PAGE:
Does your water taste strange? Officials blame algae bloom, but say it’s safe to drink

Blame funny-tasting water on algae blooms.
Blame funny-tasting water on algae blooms in Lake Chaplain.

Residents across Snohomish County have been noticing something odd in their tap water. Some find the taste and odor a little off, while to others it’s almost undrinkable. Edmonds resident Robert Swift describes it as tasting “like it went back through the sewer system.”

According to Everett Public Works spokesperson Marla Carter, the problem is a persistent algae bloom in Lake Chaplain, the source of water for about 80 percent of the homes and businesses in Snohomish County including Mountlake Terrace, Lynnwood and Edmonds.

“Blame the warm weather,” she explained. “This month’s warm temperatures and ample sunlight have caused the algae that normally live in the lake to grow very rapidly, and be drawn into the water system at a higher than normal rate.”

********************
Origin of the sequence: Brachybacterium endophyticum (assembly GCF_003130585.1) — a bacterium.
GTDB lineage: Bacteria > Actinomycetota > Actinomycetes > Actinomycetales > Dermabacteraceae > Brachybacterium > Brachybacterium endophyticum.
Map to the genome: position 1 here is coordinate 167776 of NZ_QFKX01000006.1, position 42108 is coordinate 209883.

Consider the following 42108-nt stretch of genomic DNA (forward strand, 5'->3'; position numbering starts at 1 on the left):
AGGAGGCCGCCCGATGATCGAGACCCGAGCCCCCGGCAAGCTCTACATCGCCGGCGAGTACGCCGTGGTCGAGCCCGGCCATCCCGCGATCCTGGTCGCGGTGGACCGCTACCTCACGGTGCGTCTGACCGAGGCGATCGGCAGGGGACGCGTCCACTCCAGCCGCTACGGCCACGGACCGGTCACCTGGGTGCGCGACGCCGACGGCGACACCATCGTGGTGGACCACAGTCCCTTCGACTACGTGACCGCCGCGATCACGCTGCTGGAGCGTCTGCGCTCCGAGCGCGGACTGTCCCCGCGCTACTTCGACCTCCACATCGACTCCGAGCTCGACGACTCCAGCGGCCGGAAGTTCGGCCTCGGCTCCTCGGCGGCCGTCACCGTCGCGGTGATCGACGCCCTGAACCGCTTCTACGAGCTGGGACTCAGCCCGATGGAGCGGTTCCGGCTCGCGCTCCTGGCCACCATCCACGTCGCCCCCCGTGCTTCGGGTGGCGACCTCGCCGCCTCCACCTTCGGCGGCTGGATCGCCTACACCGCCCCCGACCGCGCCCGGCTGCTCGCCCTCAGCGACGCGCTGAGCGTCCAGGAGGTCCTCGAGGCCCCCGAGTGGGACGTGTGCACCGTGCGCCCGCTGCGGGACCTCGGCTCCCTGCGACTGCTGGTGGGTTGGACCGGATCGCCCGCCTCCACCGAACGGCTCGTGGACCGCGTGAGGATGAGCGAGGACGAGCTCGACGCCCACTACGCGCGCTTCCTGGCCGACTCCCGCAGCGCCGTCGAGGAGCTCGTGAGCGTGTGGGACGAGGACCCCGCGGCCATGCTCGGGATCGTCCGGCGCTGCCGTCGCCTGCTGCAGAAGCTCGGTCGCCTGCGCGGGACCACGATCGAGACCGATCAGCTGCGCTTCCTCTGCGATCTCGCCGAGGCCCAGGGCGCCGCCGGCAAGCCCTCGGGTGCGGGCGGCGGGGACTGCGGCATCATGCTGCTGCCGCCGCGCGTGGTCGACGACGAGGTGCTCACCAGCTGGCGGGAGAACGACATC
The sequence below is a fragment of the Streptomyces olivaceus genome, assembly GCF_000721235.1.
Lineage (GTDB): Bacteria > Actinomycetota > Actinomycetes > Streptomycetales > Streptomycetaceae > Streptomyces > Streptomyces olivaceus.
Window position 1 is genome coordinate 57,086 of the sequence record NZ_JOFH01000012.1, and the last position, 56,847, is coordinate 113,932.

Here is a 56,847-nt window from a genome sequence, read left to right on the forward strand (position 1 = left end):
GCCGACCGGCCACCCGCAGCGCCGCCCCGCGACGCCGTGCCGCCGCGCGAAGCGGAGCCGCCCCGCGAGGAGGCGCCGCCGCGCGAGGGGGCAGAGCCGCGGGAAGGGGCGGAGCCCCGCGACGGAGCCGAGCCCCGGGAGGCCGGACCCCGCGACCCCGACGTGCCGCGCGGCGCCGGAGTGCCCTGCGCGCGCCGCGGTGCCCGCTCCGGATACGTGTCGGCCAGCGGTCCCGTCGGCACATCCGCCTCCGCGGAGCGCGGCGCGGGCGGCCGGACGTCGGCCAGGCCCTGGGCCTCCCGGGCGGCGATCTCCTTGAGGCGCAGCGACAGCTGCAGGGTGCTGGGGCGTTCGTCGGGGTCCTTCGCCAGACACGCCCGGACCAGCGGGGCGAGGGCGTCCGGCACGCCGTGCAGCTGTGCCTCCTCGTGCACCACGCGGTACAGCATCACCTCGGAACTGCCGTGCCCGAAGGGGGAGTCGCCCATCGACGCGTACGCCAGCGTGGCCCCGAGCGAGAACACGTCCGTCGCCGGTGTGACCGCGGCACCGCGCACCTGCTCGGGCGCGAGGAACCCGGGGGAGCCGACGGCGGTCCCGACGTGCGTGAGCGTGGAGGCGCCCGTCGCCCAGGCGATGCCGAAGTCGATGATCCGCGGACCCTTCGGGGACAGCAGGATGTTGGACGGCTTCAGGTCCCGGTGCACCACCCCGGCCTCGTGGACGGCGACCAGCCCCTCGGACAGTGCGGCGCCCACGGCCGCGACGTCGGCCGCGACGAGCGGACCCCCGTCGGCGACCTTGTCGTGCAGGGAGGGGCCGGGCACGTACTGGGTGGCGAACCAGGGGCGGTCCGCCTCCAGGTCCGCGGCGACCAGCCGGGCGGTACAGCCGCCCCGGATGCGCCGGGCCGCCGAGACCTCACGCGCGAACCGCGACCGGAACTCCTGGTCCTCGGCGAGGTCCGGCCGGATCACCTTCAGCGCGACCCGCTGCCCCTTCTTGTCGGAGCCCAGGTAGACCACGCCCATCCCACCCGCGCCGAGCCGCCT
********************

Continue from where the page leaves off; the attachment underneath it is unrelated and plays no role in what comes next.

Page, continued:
Everett water quality technicians have been adjusting chlorination levels and flow rates to help minimize the taste and odor problems, and while most agree the problem is improving, the quality is still not up to standards.

The latest approach involves tapping water from the much larger Spada Lake, also managed by the City of Everett, and mixing it with Lake Chaplain water as it enters the supply system. “We’re hopeful that this approach will quickly bring our water back to the standard that our customers expect,” said Carter.

But even if it does, Carter cautions that it could take up to two weeks for customers to see improvements. “Depending on where you are in the system, it could take up to two weeks to flush out,” she said.

In the meantime, Carter assures all water customers that while it may taste and smell funny, it’s not a threat to health. “We monitor our water quality 24/7,” she said. “There’s no question that it’s perfectly safe to drink.”

Note that customers of Olympic View Water District are not affected by this problem. Olympic View purveys water from the Tolt Reservoir, operated by the City of Seattle Public Utilities. Olympic View serves homes and businesses located between Highway 99 and Puget Sound, 220th St SW and the King-Snohomish county line.

— By Larry Vogel


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